Prevention of sticking in H2 fluidised bed DRI production

September 21st, 2023

R&D Focus Areas:
Industrial heat processes

Lead Organisation:
University of Newcastle


Start date:
June 2023

Completion date:
September 2026

Key contacts:
Lead Investigator: Dr Tom Honeyands (University of Newcastle):

Heavy Industry Low-Carbon Transition CRC

Total project cost:
AUD$2,762,162 (cash and in-kind contributions)

Project summary description:
Production of direct reduced iron (DRI) from iron ore using green hydrogen is seen as one of the key pathways to de-carbonisation of the steel industry. However, Australian iron ores have rarely been successfully used in DRI processes, with ores currently utilised in conventional blast furnace ironmaking.

This project aims to assess the suitability of Australian iron ore fines for production of hydrogen DRI using a range of fluidised bed processes differing in terms of reaction temperature, fluidising agent and fluidisation regime. A key risk in hydrogen fluidised bed DRI production is sticking or defluidisation; however, it is advantageous to operate at the highest possible temperature to enhance the kinetics of reduction.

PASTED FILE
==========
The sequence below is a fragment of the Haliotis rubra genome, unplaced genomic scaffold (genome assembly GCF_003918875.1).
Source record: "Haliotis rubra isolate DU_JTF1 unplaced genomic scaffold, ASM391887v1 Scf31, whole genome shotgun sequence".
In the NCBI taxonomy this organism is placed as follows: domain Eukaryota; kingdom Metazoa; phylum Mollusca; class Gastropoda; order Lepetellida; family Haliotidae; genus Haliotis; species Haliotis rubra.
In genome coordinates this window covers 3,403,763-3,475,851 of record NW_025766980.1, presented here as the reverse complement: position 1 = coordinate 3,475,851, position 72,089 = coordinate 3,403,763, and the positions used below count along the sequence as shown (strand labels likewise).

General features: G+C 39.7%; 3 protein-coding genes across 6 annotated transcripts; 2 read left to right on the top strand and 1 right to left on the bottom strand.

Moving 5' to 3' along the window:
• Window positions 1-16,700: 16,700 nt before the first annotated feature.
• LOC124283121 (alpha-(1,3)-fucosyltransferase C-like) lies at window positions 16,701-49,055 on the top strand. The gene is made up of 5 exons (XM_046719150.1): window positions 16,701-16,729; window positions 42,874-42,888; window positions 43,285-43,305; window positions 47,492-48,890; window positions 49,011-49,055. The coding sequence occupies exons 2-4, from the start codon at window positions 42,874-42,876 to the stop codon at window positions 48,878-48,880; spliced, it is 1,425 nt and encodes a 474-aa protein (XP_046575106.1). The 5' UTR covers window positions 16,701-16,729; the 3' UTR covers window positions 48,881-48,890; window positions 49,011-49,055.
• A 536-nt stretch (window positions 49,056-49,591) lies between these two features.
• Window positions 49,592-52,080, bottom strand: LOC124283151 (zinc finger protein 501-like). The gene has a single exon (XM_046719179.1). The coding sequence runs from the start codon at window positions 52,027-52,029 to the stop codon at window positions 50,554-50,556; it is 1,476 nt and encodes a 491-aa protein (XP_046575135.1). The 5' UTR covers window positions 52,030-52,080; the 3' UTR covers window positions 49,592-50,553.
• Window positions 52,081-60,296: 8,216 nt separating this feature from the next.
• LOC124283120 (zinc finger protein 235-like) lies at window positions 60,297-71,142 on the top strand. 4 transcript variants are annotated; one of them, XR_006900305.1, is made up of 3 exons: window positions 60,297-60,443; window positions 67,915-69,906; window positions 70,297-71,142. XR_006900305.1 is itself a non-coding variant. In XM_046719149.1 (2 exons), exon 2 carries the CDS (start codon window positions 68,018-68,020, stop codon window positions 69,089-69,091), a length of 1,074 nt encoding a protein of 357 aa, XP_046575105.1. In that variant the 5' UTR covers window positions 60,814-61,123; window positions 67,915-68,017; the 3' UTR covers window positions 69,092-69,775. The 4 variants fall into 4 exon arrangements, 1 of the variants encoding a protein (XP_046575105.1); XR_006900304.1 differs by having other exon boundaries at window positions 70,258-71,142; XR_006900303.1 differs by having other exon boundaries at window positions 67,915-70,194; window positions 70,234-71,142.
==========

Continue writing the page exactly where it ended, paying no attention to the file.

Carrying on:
The role and mechanisms behind the use of anti-sticking additives such as MgO and alternatives will be investigated in terms of testing their prevention performance in fluid beds, and surface characterization of interface between additives and ore fines. The maximum operating temperature that can be sustained will be evaluated in laboratory scale fluidised bed reactors and a generalised kinetic model developed for reduction of Australian iron ores. The use of alternative cheaper additives will be investigated after fully understanding the mechanism of MgO additives on anti-sticking during fluidisation.

Finally, the impact of anti-sticking additives on post reduction materials handling will be investigated using a laboratory uniaxial compression test operating at temperature, with the aim of providing design data for downstream processes (briquetting or melting).

The benefits from this project are de-risking of the hydrogen fluidised bed reduction of Australian iron ore fines through identification of the optimum anti-sticking agent, timing of application, and maximum resulting operating temperature of the process. A generalised kinetic model will be developed to assist with design of fluidised bed processes, and design data for materials handling systems will be measured for DRI with / without anti-sticking agents.

Related publications and key links:
To be advised.

Higher degree studies supported:
As a three-year project, there is very strong potential to bring in students on aligned topics, and to have them involved in the progress of the project. Some anticipated topics for PhD student projects include:

  1. New generalised kinetic models of low-temperature fluidised bed hydrogen direct reduction of iron ores
  2. Fluidised bed reactor design
  3. Computational fluid dynamics model of fluidised bed reduction
  4. Optimisation of fluidised bed DRI systems for variable-rate operation


September 2023